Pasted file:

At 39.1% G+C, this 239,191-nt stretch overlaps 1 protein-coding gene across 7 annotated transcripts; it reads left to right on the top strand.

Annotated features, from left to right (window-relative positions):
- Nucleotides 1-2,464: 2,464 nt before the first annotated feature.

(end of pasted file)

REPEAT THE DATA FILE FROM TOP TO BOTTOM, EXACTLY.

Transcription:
At 39.1% G+C, this 239,191-nt stretch overlaps 1 protein-coding gene across 7 annotated transcripts; it reads left to right on the top strand.

Annotated features, from left to right (window-relative positions):
- Nucleotides 1-2,464: 2,464 nt before the first annotated feature.